In one of the schemes, all countries implement a carbon tax of $250/tC in 2010, rising with the discount rate uninterrupted up to the year 2100. This scheme will lead to very low carbon emissions and thus keep temperatures low, but it will be very costly, and a tax at this level seems to be unnecessarily high.
Another scheme is to set the carbon tax equal to the marginal social cost of carbon (SCC). This is claimed to be $2/tC, and at this level, taxation just pays off, according to the model. However, in the beginning of the analysis paper, Tol presents a metaanalysis of estimates of SCC, and he finds that the median values are at $14/tC or higher, probably more than $20 or $30. This is under those conditions that produce low values; under other conditions, e.g. with respect to discount rates, the values become higher. In another context, Tol has argued that a proper value of SCC is probably about $23-25/tC (see here on Lomborg-errors, comments to page 36 bottom). In an email, I have asked Tol how come that in the modeling part of the paper, he has a SCC of 2 $/tC, whereas in the first part of the paper, he presents SCC estimates that are at least one order of size larger than this. His answer was as follows:
"$2/tC is the SCC in the FUND model, and this was used for the analysis for CCC09. The meta-analysis indeed suggests a SCC that is considerably higher."
That is, the output of the model yields values for the cost of carbon that are at least one size order smaller than any likely estimates in the literature. There is no explanation for this discrepancy. Maybe the value for the climate sensitivity of CO2 used in the model runs could be part of the explanation. In any case, this makes the output of the model of very doubtful value.
Tol´s paper also contains a review of estimated global costs of climate mitigation, on the basis of various model runs. The figures presented here are being cited by Lomborg in public debate as `proof´ that reduction of carbon emissions will be very costly. A central sentence in Tol´s presentation is: "Stabilising at 450 ppm CO2eq is needed to have decent chance of keeping temperatures below 2ºC above pre-industrial levels." To this must be said that 450 ppm CO2eq is already below the present level of greenhouse gases in the atmosphere today, which is about 460 ppm CO2eq, and which will eventually lead to an equilibrium temperature rise of probably about 2° C, provided that all cooling sulfate aerosols in the atmosphere will be removed by the fighting of air pollution. From this view of things, it is no wonder that Tol concludes that this will be nearly impossible, and in any case extraordinarily expensive.
However, some caveats are lacking here. First, if the present composition of the atmosphere could be kept unchanged for a long time, including its content of aerosols, temperatures would be bound to rise by a further 0.6° C up to a level of c. 1.3° C above pre-industrial levels, but not to a level of 2° C (link). Second, the level of CO2 may continue to rise for some time, and still not bring the temperature increase by the year 2100 above 2° C, because there is much lag in the temperature response. The levels of CO2 that cause a temperature increase of 2° C at long-term equilibrium are much lower than those that cause a temperature increase of 2° C already in 2100. If we assume that atmospheric levels of cooling sulfate aerosols will only gradually be reduced, then we need not now reduce to the lvel of 450 ppm CO2eq. We may allow a considerable temporary overshoot, and to allow this may reduce the costs of meeting the 2° goal considerably. In conclusion, the economic costs presented by Tol for meeting the 2° C goal refer to a fairly radical procedure where we immediately reduce atmospheric CO2 to a level that is actually not required immediately, i.e. not before sulfate aerosols have been removed, and not before some point of time after 2100 when the temperature has probably reached its equilibrium. A procedure in which the 2° C goal is kept, but is met via a more moderate route, would infer lower costs. But Lomborg uses the text to state in an authoritative tone that keeping temperature rise below 2° C will be so expensive that it will be stupid to aim at this goal.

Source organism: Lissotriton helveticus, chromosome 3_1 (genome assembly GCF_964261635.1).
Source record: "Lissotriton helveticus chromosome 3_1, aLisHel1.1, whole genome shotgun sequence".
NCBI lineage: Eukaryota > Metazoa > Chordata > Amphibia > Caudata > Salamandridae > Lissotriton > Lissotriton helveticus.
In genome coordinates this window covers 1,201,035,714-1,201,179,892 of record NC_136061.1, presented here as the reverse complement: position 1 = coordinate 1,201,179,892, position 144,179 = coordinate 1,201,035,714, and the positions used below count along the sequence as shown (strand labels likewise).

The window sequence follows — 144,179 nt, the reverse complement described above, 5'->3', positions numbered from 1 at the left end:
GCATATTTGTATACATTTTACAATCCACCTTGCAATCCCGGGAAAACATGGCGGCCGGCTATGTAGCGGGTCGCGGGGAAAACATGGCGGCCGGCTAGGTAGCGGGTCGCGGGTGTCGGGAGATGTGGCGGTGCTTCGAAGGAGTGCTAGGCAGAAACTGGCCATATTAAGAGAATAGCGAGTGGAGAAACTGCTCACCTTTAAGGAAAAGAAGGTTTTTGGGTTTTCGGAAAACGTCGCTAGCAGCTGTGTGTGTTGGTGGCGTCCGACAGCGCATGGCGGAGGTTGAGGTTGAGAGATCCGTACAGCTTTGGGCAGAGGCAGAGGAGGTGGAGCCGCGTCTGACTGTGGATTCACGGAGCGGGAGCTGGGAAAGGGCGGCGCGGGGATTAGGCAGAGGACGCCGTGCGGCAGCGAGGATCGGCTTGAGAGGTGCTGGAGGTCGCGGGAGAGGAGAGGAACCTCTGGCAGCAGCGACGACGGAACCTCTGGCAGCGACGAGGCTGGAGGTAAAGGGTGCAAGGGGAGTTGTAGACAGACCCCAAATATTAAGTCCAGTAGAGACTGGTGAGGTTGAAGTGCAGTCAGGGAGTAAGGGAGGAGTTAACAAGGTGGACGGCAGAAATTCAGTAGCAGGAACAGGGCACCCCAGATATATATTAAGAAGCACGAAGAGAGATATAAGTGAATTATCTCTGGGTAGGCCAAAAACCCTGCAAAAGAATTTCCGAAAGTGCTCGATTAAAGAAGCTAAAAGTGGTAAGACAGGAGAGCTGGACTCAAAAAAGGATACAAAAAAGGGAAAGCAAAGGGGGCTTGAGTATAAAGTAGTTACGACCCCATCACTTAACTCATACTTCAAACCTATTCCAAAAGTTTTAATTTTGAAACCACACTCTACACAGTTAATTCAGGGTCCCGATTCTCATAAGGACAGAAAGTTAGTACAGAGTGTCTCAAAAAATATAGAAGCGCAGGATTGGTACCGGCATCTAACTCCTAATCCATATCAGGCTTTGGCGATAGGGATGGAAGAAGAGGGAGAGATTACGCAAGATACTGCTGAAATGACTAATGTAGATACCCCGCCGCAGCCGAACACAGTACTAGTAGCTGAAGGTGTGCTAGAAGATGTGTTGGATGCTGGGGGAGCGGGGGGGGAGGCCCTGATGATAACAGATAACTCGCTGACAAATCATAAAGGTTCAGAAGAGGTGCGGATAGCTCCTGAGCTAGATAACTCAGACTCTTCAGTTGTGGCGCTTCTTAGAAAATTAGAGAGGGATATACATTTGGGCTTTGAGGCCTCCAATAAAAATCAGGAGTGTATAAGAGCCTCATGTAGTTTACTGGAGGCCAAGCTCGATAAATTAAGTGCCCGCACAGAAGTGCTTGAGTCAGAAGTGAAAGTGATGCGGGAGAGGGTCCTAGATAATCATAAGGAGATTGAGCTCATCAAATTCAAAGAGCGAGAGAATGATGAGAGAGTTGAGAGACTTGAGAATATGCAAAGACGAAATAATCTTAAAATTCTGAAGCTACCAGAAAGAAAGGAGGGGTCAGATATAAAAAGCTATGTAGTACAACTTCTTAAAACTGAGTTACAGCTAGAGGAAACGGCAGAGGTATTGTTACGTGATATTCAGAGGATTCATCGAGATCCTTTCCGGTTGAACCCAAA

| POSITIVE COMMENTS
It would not be fair to make only negative comments to the conference contributions. Some of the analysis papers are worth reading, even if one does not agree with all details. Here, I will recommend especially the paper by Galiana and Green: "An analysis of a technology-led climate policy as a response to climate change." The paper warns against overoptimism concerning what technological change may yield, and stresses the danger of non-credible commitments to CO2 reduction targets. It argues that a carbon tax should be introduced; the tax should be low at first, in order that it may be accepted on a global scale, but should rise steadily into the future. Revenue from the tax should be used for public financing of research and development to spur technological innovation. The authors emphasize that reduction commitments that are not based on ready-to-use technological opportunities may be harmful. They might have done more to emphasize the many opportunities that could be realized today at little or no net cost, but still the text is worth reading.